What is an emergency fund? An emergency fund is money set aside for when life happens and things go wrong. Murphy’s law states that “anything that can go wrong will go wrong.” You know it’s going to rain. So it’s important to be prepared. Having the proper gear such as an umbrella or a rain coat can help you in the event of storm. An emergency fund is like an umbrella or rain coat for your finances.
Ask yourself this question. If you have a $400 emergency come up today how would you pay for it?
According an article in June 2015 from the Washington Post, a 2014 survey by the Federal Reserve found that 47% of Americans would sell something or borrow money in the event of a $400 emergency. Those making less than $40,000 a year were found to be the most likely to have a problem an unexpected $400 expense. Surprisingly, over a quarter of people interviewed who made more than $100,000 said they would have the same problem with an unexpected $400 expense.
Is this really the best way to handle your finances?
4 Reasons Why Everyone Should Have an Emergency Fund.
1. To Be Prepared for the Unexpected
Emergencies can and will happen in life. That is a guarantee. Some examples of unexpected emergencies can include a job loss, your hours are cut at work, car expenses like a transmission going out, expenses related to an illness, home repairs, an unplanned pregnancy, unanticipated travel, moving expenses, or an unexpected death in the family. An emergency fund is a great tool in reducing stress in your finances.
2. To Cover Expenses
An emergency fund is designed to cover expenses, not to replace income. An emergency fund is like a safety net in times of need. If you lose your job you would need to cut your expenses and minimalize your lifestyle until you found work again. By cutting expenses your emergency fund can actually last longer, since you won’t be spending money on luxuries until your cash flow is stable with a new job. Bills such as rent, mortgage, utilities, food, gas, etc. still need to be paid.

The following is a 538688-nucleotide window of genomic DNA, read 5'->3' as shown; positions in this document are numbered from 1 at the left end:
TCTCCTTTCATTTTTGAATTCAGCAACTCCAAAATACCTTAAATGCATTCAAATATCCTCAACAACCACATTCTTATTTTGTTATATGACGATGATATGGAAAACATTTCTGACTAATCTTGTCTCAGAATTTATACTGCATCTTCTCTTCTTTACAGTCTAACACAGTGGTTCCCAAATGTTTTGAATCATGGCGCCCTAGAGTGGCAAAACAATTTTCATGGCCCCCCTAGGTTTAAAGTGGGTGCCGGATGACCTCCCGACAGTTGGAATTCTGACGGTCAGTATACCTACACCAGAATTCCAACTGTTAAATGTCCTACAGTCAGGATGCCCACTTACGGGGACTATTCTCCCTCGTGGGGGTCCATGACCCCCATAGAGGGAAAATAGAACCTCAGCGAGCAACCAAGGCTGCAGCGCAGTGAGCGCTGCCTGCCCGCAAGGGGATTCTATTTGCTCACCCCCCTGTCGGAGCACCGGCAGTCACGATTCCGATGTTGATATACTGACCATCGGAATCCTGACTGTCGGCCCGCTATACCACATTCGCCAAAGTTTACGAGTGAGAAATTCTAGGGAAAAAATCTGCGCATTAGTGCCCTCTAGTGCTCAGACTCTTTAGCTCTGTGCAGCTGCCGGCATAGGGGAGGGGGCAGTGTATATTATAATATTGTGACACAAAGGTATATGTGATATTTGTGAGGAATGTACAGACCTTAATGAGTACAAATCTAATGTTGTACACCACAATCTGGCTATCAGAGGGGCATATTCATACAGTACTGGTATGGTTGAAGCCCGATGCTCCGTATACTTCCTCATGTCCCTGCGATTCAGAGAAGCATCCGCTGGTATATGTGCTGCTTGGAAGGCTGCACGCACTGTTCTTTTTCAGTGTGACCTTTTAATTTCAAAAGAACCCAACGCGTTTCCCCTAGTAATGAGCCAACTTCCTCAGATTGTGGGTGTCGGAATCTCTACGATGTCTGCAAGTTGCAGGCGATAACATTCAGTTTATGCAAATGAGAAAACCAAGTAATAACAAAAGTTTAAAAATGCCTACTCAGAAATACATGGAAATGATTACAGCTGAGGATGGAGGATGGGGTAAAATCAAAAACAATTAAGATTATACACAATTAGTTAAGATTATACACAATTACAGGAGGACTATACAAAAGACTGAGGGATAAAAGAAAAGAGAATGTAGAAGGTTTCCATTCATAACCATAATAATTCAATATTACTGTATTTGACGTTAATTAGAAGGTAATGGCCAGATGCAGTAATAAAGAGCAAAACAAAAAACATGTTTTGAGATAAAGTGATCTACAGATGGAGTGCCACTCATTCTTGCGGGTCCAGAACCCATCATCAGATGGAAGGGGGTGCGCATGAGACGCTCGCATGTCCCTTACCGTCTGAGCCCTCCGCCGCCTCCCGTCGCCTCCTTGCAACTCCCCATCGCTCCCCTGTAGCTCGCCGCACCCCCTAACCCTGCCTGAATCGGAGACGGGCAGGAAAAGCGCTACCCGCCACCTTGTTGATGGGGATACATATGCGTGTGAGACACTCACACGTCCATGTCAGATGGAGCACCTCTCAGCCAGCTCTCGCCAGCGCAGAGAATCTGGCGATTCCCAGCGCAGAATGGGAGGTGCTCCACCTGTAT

3. To Reduce Stress and Provide Easy Access to Cash
Emergencies are typically stressful enough as it is. Having an emergency fund will give you peace of mind. You want to have your emergency fund in an account that gives you easy access in the event of an emergency. If you lose your job or have unexpected expenses for car repairs you want the money available to pay bills.
4. To Avoid Paying interest.
By charging an expense on a credit card you would likely be paying 15-30% interest. Using a debt repayment calculator with Credit Karma I found that it would take 42 months to pay back $400 at 27% interest with a typical minimum payment of $15 a month. This would result in paying $412 towards the principle and $218 towards interest.
The $400 emergency would cost you $630 in this example!
Save up $1000 as quickly as possible and call this your starter emergency fund. If you make less than $20,000 a year your goal is $500 for your starter emergency fund.
Your goal should be eventually to have at least 3 to 6 months of expenses in your emergency fund. Depending on your job situation it may be better to have 6 to 12 months of an emergency fund.
1. Create a Savings Account at your bank for your emergency fund.
2. Set up a direct deposit for money to be transferred every month into your emergency fund.
Are you ready to start or work on completing your own emergency fund?